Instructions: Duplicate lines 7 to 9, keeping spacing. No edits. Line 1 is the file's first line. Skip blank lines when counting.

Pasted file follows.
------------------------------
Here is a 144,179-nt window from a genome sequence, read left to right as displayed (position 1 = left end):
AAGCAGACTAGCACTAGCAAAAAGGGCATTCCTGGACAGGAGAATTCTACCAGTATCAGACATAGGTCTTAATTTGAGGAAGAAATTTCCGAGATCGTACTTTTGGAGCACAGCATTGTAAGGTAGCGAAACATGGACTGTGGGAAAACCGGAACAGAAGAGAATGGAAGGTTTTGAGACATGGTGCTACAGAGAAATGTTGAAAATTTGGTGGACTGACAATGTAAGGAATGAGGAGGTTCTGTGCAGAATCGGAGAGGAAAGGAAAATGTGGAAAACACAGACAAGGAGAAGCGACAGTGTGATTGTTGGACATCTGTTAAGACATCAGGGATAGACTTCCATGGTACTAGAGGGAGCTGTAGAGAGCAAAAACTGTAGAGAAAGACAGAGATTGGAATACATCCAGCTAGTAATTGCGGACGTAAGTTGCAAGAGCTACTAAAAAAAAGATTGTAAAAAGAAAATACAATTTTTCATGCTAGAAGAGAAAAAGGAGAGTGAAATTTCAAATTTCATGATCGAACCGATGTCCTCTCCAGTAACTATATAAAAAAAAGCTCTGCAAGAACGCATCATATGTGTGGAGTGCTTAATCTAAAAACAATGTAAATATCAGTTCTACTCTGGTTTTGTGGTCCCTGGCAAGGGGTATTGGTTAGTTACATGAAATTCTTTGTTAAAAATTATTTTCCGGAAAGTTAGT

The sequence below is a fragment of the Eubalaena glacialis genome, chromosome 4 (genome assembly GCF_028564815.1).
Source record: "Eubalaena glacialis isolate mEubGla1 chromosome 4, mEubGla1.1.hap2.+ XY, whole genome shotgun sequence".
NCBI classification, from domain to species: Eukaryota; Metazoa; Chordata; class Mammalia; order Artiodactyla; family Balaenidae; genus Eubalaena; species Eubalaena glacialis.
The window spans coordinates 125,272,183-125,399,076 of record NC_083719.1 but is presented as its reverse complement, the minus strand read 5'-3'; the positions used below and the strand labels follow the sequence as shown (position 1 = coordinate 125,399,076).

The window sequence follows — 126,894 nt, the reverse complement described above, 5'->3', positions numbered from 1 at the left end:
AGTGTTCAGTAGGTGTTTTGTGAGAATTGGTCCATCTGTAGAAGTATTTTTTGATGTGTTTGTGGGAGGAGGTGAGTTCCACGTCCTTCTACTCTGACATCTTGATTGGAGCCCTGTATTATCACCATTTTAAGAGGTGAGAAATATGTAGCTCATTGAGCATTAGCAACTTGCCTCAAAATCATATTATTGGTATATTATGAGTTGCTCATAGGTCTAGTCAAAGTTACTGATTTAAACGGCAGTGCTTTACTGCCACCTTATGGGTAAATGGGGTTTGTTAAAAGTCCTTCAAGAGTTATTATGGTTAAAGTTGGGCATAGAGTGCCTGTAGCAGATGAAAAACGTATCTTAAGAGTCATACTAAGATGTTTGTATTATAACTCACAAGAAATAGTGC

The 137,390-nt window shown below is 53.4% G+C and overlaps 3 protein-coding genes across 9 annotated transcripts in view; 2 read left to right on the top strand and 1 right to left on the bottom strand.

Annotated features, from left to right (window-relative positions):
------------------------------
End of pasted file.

The window sequence follows — 126,894 nt, the reverse complement described above, 5'->3', positions numbered from 1 at the left end:
AGTGTTCAGTAGGTGTTTTGTGAGAATTGGTCCATCTGTAGAAGTATTTTTTGATGTGTTTGTGGGAGGAGGTGAGTTCCACGTCCTTCTACTCTGACATCTTGATTGGAGCCCTGTATTATCACCATTTTAAGAGGTGAGAAATATGTAGCTCATTGAGCATTAGCAACTTGCCTCAAAATCATATTATTGGTATATTATGAGTTGCTCATAGGTCTAGTCAAAGTTACTGATTTAAACGGCAGTGCTTTACTGCCACCTTATGGGTAAATGGGGTTTGTTAAAAGTCCTTCAAGAGTTATTATGGTTAAAGTTGGGCATAGAGTGCCTGTAGCAGATGAAAAACGTATCTTAAGAGTCATACTAAGATGTTTGTATTATAACTCACAAGAAATAGTGC

The 137,390-nt window shown below is 53.4% G+C and overlaps 3 protein-coding genes across 9 annotated transcripts in view; 2 read left to right on the top strand and 1 right to left on the bottom strand.